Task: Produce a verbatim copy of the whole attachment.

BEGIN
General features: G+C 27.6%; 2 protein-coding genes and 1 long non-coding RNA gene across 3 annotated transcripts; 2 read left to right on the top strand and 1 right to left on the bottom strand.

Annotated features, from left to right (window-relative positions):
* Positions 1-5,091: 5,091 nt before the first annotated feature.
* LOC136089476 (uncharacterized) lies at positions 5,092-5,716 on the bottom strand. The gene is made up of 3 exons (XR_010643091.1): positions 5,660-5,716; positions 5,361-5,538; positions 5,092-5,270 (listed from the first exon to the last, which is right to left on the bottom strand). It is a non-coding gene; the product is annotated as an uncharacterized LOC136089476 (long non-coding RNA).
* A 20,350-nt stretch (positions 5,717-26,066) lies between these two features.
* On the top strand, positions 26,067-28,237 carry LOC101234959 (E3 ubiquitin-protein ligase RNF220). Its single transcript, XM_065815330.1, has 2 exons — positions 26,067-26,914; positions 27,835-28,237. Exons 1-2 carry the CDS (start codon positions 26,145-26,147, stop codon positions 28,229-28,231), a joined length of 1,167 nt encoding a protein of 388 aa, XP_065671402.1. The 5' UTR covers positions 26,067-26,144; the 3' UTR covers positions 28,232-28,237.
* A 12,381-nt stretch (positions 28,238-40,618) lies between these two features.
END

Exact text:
General features: G+C 27.6%; 2 protein-coding genes and 1 long non-coding RNA gene across 3 annotated transcripts; 2 read left to right on the top strand and 1 right to left on the bottom strand.

Annotated features, from left to right (window-relative positions):
* Positions 1-5,091: 5,091 nt before the first annotated feature.
* LOC136089476 (uncharacterized) lies at positions 5,092-5,716 on the bottom strand. The gene is made up of 3 exons (XR_010643091.1): positions 5,660-5,716; positions 5,361-5,538; positions 5,092-5,270 (listed from the first exon to the last, which is right to left on the bottom strand). It is a non-coding gene; the product is annotated as an uncharacterized LOC136089476 (long non-coding RNA).
* A 20,350-nt stretch (positions 5,717-26,066) lies between these two features.
* On the top strand, positions 26,067-28,237 carry LOC101234959 (E3 ubiquitin-protein ligase RNF220). Its single transcript, XM_065815330.1, has 2 exons — positions 26,067-26,914; positions 27,835-28,237. Exons 1-2 carry the CDS (start codon positions 26,145-26,147, stop codon positions 28,229-28,231), a joined length of 1,167 nt encoding a protein of 388 aa, XP_065671402.1. The 5' UTR covers positions 26,067-26,144; the 3' UTR covers positions 28,232-28,237.
* A 12,381-nt stretch (positions 28,238-40,618) lies between these two features.